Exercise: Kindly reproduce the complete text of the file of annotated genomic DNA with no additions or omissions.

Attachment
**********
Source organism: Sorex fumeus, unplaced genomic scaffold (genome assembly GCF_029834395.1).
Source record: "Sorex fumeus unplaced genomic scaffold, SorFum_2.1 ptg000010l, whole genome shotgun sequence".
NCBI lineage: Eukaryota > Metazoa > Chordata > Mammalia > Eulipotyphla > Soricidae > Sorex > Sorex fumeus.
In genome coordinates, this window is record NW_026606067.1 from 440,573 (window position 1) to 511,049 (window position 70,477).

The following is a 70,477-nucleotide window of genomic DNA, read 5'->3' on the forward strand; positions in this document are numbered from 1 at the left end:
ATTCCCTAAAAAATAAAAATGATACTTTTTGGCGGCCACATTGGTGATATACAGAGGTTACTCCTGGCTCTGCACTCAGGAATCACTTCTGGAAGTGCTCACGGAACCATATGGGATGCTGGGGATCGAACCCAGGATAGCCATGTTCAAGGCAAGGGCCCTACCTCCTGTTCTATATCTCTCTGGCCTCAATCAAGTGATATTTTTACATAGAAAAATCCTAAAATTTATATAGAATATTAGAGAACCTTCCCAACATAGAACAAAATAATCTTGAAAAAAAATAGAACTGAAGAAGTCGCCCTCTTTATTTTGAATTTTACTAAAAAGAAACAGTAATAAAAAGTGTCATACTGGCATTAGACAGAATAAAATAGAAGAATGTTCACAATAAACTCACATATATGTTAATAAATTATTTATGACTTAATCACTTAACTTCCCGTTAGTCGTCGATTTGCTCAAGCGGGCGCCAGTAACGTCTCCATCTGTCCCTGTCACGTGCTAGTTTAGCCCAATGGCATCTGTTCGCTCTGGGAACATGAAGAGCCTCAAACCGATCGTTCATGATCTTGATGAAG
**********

Source organism: Sorex fumeus, unplaced genomic scaffold (genome assembly GCF_029834395.1).
Source record: "Sorex fumeus unplaced genomic scaffold, SorFum_2.1 ptg000010l, whole genome shotgun sequence".
NCBI lineage: Eukaryota > Metazoa > Chordata > Mammalia > Eulipotyphla > Soricidae > Sorex > Sorex fumeus.
In genome coordinates, this window is record NW_026606067.1 from 440,573 (window position 1) to 511,049 (window position 70,477).

The following is a 70,477-nucleotide window of genomic DNA, read 5'->3' on the forward strand; positions in this document are numbered from 1 at the left end:
ATTCCCTAAAAAATAAAAATGATACTTTTTGGCGGCCACATTGGTGATATACAGAGGTTACTCCTGGCTCTGCACTCAGGAATCACTTCTGGAAGTGCTCACGGAACCATATGGGATGCTGGGGATCGAACCCAGGATAGCCATGTTCAAGGCAAGGGCCCTACCTCCTGTTCTATATCTCTCTGGCCTCAATCAAGTGATATTTTTACATAGAAAAATCCTAAAATTTATATAGAATATTAGAGAACCTTCCCAACATAGAACAAAATAATCTTGAAAAAAAATAGAACTGAAGAAGTCGCCCTCTTTATTTTGAATTTTACTAAAAAGAAACAGTAATAAAAAGTGTCATACTGGCATTAGACAGAATAAAATAGAAGAATGTTCACAATAAACTCACATATATGTTAATAAATTATTTATGACTTAATCACTTAACTTCCCGTTAGTCGTCGATTTGCTCAAGCGGGCGCCAGTAACGTCTCCATCTGTCCCTGTCACGTGCTAGTTTAGCCCAATGGCATCTGTTCGCTCTGGGAACATGAAGAGCCTCAAACCGATCGTTCATGATCTTGATGAAG